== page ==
• Place the lights on the tree first. Hall likes to start at the top of the tree and wrap them around most branches starting from the outer tip, going toward the trunk and then back out.
  • Hang big ornaments first, then the smaller ones around them – try to bunch items in threes.
  • Put ornaments on the inside of branches, not just the tips.
  • Include ornaments that reflect light like glass ornaments and mirrored decorations – even CDs work as reflectors.
  • Choose items that fit your theme, but aren’t necessarily ornaments – butterfly net, feathers, organza, etc.
  • Find a tree topper as elegant as your tree.
  • Don’t be afraid to experiment – Hall says over time she has become braver.


Do you have other tips about tree decorating? If so, please share them.

Contests and a State Travel Guide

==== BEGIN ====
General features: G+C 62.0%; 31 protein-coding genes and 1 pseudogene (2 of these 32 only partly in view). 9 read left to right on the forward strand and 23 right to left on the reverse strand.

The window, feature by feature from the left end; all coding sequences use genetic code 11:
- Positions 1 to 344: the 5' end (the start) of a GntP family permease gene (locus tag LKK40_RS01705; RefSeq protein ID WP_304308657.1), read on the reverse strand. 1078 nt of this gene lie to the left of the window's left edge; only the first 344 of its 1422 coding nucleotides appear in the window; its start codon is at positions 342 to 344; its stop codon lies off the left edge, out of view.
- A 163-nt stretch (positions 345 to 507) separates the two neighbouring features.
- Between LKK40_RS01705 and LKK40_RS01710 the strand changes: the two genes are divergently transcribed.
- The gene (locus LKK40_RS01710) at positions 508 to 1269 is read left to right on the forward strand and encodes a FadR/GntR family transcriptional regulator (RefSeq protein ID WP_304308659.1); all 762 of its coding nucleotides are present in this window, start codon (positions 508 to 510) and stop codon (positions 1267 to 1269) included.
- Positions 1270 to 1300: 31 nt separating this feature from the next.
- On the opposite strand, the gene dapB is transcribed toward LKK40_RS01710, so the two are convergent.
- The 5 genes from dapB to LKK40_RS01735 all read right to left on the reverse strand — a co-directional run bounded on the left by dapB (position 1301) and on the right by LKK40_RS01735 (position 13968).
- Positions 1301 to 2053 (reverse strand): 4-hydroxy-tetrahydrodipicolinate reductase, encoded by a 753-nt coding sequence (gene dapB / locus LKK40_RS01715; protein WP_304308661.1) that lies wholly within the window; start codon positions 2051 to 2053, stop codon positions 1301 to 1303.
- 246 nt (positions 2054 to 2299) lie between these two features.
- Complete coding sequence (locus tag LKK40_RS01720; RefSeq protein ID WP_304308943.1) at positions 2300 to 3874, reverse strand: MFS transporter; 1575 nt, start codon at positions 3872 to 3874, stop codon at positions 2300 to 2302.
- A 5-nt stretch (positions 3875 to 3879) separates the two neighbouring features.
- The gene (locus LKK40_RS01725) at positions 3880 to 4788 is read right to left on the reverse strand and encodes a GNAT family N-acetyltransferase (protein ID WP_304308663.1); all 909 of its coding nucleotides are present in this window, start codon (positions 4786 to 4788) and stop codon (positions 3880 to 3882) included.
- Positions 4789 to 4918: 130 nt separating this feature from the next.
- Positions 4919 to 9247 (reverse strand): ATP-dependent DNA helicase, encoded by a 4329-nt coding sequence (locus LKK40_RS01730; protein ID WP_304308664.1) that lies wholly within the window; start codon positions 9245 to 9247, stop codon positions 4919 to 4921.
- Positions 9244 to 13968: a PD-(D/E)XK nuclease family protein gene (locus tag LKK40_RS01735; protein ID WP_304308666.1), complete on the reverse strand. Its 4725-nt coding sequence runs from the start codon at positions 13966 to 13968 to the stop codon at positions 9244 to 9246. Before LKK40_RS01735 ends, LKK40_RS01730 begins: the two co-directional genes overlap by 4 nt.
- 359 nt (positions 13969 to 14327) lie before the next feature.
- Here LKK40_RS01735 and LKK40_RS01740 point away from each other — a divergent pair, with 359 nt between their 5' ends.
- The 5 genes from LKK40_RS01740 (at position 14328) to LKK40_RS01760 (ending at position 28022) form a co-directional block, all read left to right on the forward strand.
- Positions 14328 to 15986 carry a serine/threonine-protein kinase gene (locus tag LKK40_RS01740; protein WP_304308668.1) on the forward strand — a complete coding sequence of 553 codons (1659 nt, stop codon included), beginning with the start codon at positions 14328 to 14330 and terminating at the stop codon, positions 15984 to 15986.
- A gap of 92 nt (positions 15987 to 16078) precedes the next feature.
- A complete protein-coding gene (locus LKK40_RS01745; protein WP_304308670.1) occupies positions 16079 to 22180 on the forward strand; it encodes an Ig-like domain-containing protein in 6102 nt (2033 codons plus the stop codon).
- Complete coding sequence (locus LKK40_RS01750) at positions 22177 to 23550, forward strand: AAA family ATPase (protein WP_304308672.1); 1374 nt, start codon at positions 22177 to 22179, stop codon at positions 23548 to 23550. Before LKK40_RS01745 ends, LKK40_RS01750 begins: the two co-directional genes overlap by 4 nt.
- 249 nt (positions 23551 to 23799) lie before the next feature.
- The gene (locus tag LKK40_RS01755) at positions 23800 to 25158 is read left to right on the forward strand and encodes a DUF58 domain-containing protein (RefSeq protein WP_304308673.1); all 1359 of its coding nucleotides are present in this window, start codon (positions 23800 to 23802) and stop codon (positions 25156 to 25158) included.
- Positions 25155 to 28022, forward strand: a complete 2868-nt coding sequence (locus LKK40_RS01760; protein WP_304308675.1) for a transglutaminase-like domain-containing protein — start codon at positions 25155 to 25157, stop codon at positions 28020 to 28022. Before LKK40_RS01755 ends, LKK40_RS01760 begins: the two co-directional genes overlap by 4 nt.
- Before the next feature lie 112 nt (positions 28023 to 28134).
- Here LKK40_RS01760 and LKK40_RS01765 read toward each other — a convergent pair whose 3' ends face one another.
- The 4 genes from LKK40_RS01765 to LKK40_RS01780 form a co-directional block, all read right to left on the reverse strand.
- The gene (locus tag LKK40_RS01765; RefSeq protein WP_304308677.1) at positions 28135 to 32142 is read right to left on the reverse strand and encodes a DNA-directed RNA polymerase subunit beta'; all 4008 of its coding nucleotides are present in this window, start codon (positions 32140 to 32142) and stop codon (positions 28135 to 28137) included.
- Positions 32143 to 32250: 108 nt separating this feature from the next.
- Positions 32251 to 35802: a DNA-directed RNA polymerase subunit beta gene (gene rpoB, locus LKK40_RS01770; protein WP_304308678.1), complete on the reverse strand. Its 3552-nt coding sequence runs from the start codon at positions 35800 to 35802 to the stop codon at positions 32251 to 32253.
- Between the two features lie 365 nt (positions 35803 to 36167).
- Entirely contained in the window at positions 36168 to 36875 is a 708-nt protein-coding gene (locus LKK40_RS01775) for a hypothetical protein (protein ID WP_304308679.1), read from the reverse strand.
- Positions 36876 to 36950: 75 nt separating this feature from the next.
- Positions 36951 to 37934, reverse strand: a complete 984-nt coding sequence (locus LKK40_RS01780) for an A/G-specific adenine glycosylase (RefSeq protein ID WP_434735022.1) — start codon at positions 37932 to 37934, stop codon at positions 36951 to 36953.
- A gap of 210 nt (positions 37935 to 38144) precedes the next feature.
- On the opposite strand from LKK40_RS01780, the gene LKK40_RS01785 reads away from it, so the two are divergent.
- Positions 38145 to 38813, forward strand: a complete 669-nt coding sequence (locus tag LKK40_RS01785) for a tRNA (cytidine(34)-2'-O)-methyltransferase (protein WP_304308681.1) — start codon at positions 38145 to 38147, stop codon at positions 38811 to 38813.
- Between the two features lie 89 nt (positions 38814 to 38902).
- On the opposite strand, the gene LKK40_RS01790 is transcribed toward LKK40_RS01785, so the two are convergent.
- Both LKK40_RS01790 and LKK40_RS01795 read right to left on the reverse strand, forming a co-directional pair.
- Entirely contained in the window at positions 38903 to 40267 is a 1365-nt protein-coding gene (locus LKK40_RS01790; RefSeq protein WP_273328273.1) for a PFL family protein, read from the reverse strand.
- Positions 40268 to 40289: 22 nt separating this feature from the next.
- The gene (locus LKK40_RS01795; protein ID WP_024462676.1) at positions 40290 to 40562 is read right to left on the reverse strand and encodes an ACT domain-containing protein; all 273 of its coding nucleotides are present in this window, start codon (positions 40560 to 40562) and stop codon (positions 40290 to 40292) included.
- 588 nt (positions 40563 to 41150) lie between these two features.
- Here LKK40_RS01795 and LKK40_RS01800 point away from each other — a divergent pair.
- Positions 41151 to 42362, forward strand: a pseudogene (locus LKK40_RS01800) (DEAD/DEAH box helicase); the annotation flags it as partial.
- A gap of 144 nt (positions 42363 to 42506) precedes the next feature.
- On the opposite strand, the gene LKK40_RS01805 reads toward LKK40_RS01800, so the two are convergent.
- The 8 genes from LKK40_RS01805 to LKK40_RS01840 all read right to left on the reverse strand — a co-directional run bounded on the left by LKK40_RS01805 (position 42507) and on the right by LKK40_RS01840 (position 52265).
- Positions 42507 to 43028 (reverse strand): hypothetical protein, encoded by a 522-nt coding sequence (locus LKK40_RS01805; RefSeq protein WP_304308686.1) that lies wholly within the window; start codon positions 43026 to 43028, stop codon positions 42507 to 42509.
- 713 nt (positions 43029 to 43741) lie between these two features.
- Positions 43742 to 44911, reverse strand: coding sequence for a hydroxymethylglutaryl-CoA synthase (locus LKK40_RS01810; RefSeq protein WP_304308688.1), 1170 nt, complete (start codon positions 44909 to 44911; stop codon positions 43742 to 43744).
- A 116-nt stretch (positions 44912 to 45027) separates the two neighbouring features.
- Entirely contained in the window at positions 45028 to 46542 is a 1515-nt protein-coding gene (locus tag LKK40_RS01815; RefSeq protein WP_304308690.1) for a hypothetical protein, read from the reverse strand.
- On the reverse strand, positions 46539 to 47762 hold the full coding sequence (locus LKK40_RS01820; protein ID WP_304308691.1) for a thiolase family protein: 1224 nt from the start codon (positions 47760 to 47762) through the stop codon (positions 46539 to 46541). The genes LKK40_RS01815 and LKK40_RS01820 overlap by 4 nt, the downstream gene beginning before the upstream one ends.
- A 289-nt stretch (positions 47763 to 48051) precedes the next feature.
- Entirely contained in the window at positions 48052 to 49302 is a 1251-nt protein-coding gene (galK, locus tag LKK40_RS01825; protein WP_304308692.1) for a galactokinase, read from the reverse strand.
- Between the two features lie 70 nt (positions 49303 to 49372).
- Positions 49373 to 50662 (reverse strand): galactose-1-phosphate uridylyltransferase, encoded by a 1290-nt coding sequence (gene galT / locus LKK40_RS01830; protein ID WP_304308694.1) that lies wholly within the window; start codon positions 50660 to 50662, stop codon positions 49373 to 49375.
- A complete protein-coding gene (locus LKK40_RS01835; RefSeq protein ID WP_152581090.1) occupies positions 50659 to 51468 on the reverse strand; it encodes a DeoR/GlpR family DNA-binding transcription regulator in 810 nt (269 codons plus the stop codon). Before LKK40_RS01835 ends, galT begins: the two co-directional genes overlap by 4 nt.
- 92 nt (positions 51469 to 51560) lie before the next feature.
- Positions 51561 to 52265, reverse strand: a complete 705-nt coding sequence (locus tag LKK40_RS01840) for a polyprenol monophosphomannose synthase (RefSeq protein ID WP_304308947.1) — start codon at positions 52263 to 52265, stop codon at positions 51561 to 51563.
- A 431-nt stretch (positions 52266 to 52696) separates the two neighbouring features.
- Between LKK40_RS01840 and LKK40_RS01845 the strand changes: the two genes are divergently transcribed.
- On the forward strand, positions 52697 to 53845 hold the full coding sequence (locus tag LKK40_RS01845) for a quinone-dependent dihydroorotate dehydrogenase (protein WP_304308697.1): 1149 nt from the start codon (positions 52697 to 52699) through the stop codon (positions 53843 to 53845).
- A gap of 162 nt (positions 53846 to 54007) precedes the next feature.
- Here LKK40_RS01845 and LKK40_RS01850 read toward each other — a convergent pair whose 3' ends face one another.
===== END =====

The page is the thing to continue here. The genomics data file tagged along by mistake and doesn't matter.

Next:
Fall photo by Bob DuBos - looks like a contest winner to me.

Since we’re thinking more about giving to others this time of year and our budgets are stretched in that direction, maybe it’s time to win a contest. It will be like a gift to yourself.

I’ve run into a few that look mighty interesting.

Win Snowshoes

You can enter up to five times in different ways to win a “9 Series Snowshoe Kit” from Atlas Snow-Shoe Company.

  • Ask or answer a question in the Wild Washington blog forum,, which is a really cool blog dedicated to outdoor life and recreation in Washington State.
  • Link to the Wild Washington post about this on your website or blog
  • Tweet about it with the same link in your tweet
  • Link to this post on your FaceBook account
  • Watch for Wild Washington tweets for one additional opportunity


Deadline:  December 31, 2010 at noon